Many in the media are making the equivalent of a closing argument for Joe Biden, casting him as the right person at the right time.

There’s just one problem.

Most pundits had consigned him to history’s dustbin as the primaries got under way, laying out all the reasons why he wouldn’t–and shouldn’t–win the Democratic nomination.

So any praise for Biden in the final days of the general election has to come to grips with the earlier dismissals.

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There were some who said Biden would sink like a stone, others who urged him not to run. As I argued repeatedly at the time–and I was in the minority–the argument that Biden was too old, too out of touch and insufficiently liberal reflected a view that the party was much further to the left than it actually is. The Dems have become a far more liberal party, obviously, but left-wing Twitter is not where most of the rank and file are.

When the former vice president got walloped in Iowa and New Hampshire, the punditocracy tried to run him out of the race. How could this guy possibly go up against President Trump?

Win or lose, Biden has held onto his polling lead all year. And the reassessments are right on this point: the very qualities that made him seem hopelessly antiquated have turned out to be enduring strengths.

Biden is a fairly boring candidate. For some voters, that looks like a relief for what they view as the chaotic Trump years.

Biden has been around forever, as the president keeps reminding us with his “47 years” line. But that means the country knows him, including all his quirks and gaffes, so it’s harder for the Trump team to demonize him as either corrupt or a crazy socialist. Imagine how Bernie Sanders, Elizabeth Warren or Bernie Sanders would be faring under the GOP onslaught.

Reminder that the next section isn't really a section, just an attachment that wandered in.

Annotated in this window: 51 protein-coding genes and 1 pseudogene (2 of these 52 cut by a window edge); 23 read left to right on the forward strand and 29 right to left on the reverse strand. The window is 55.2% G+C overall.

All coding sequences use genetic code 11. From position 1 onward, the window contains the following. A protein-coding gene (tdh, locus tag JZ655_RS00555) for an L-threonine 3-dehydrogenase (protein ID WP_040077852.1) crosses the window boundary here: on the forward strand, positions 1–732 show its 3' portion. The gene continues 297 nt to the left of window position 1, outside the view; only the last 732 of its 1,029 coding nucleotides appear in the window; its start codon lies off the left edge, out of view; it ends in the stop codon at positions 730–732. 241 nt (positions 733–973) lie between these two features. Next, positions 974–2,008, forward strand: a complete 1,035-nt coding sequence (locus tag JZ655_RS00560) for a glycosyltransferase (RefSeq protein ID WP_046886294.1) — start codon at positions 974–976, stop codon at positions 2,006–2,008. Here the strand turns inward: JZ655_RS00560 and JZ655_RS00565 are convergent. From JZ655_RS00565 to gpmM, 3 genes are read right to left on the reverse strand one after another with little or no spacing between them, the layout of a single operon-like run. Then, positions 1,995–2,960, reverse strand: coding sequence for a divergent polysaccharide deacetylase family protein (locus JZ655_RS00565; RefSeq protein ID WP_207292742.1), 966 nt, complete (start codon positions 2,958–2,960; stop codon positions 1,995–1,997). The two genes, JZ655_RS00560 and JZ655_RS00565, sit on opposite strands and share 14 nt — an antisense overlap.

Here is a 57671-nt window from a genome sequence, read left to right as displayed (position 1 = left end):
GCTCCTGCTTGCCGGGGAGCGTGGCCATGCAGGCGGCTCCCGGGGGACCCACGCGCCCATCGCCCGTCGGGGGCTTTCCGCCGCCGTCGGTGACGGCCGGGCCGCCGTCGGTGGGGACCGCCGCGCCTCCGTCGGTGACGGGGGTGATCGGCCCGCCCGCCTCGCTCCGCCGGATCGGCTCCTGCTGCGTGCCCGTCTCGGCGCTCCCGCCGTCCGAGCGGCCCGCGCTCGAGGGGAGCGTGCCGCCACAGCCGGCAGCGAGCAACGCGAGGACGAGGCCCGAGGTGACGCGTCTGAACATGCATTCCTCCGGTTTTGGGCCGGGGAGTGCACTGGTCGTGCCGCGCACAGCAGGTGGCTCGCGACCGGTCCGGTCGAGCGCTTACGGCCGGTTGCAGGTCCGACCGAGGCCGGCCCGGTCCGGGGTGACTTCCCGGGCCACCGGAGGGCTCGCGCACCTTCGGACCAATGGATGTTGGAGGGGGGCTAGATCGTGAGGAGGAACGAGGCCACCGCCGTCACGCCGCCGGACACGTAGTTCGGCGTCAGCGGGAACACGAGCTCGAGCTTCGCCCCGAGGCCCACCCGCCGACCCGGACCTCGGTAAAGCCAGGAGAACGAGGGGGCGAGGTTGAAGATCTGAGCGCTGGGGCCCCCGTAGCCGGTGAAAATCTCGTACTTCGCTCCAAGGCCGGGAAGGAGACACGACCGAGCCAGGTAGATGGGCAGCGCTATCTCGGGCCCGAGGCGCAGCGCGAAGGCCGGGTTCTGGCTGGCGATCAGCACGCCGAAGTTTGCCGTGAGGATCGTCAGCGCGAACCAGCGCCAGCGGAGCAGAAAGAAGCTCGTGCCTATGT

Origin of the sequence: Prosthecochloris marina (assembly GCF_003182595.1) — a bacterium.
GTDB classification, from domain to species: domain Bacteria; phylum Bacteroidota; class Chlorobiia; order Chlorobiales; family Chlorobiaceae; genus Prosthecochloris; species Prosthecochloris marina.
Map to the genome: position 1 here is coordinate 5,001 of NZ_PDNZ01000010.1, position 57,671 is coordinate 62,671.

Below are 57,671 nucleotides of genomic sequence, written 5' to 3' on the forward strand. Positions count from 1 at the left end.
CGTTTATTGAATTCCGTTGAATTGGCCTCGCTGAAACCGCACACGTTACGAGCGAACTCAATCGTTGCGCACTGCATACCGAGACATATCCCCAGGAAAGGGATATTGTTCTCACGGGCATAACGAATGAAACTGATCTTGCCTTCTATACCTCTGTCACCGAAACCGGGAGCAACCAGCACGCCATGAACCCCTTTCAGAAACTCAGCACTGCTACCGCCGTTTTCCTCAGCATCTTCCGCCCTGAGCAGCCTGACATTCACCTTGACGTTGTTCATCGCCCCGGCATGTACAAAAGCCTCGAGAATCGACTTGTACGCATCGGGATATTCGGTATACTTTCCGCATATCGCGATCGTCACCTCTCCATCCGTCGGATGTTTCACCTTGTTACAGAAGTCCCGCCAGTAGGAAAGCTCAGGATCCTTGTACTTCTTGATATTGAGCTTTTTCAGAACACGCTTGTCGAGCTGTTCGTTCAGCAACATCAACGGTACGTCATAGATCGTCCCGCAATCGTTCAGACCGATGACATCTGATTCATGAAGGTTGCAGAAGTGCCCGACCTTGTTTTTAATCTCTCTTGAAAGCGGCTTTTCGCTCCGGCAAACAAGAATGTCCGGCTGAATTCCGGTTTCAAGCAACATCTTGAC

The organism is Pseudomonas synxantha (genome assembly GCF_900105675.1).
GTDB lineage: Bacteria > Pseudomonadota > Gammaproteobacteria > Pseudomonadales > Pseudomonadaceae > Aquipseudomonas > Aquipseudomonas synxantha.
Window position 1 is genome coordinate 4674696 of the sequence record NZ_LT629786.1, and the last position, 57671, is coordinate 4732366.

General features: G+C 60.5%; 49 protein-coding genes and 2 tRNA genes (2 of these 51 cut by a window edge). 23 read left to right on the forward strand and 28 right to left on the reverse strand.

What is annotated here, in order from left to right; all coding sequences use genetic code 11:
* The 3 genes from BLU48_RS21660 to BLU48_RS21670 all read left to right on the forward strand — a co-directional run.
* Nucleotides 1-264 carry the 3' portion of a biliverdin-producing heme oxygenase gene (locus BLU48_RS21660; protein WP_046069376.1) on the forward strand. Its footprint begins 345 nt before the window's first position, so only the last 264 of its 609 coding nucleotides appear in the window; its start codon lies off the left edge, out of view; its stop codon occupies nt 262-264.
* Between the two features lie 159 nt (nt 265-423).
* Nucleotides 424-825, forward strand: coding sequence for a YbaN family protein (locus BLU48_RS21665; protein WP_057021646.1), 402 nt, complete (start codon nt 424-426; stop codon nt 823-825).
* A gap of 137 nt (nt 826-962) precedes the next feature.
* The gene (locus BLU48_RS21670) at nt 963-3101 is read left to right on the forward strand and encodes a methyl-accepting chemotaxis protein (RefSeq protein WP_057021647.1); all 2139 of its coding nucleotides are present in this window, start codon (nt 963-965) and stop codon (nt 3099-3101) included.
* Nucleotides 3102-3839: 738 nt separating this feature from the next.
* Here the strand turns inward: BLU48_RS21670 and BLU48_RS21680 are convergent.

Biden keeps talking about cooperating with Republicans. That’s hardly a rousing battle cry and may be a fantasy, but it can sound appealing given the scorched-earth warfare, most recently over a Supreme Court seat.

Biden is uninspiring because he’s not pushing bold new ideas. But the reason he won the nomination after his South Carolina victory is precisely because he wouldn’t cave to left-wing pressure to back Medicare for All or a gargantuan Green New Deal.

Biden is slow-footed in a hyperspeed world. But it turns out that making little news–and not responding to every Trumpian tweet–has been a good way to make the race into a referendum on the president’s rhetoric and conduct. And while he’s clearly lost a couple of steps, the senile caricature certainly didn’t show up at the two debates.

Of course, it didn’t hurt that the media have gone easy on Biden–softball town halls, questions about ice cream, and no demands for more access as he has pursued a low-profile campaign, even after emerging from the Delaware basement.

Thus he is now being hailed with faint praise.

Veteran columnist Matt Bai says no one has ever accused Biden of being “an inspirational figure,” that he “risked going out as a joke rather than a statesman.”

When all the strategic geniuses were telling Biden to lurch left, Bai writes in the Washington Post, “he simply disagreed with his rivals, and he was willing to lose because of it. It was a principled last stand for which we never gave Biden the credit he deserved.”

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He’s still a “plodder,” but “what we most need in a leader right now — decency, compassion, perspective — happen to be the very things Biden brings to the table.”

A Post news story strikes a similar theme: “Party factions feared Biden would fail to shore up the Democratic base or that he had lost a step because of his age. Allies fretted he would stumble in debates with President Trump and that his gaffes would give ample material to his tenacious opponent.”

Now the situation would look starkly different without the coronavirus. For one thing, Trump would be in a far stronger political position. But Biden’s play-it-safe, Zoom-style campaign would not have been possible without the devastation of Covid-19. Biden, at 77, has tried to contrast his black mask and cautious approach with the president’s White House events and big rallies.

Hey, luck is an underappreciated factor in politics. So is humility–which has been in short supply among many of the journalists who botched the rise of Trump four years ago and were positive that Biden would be long retired by now.

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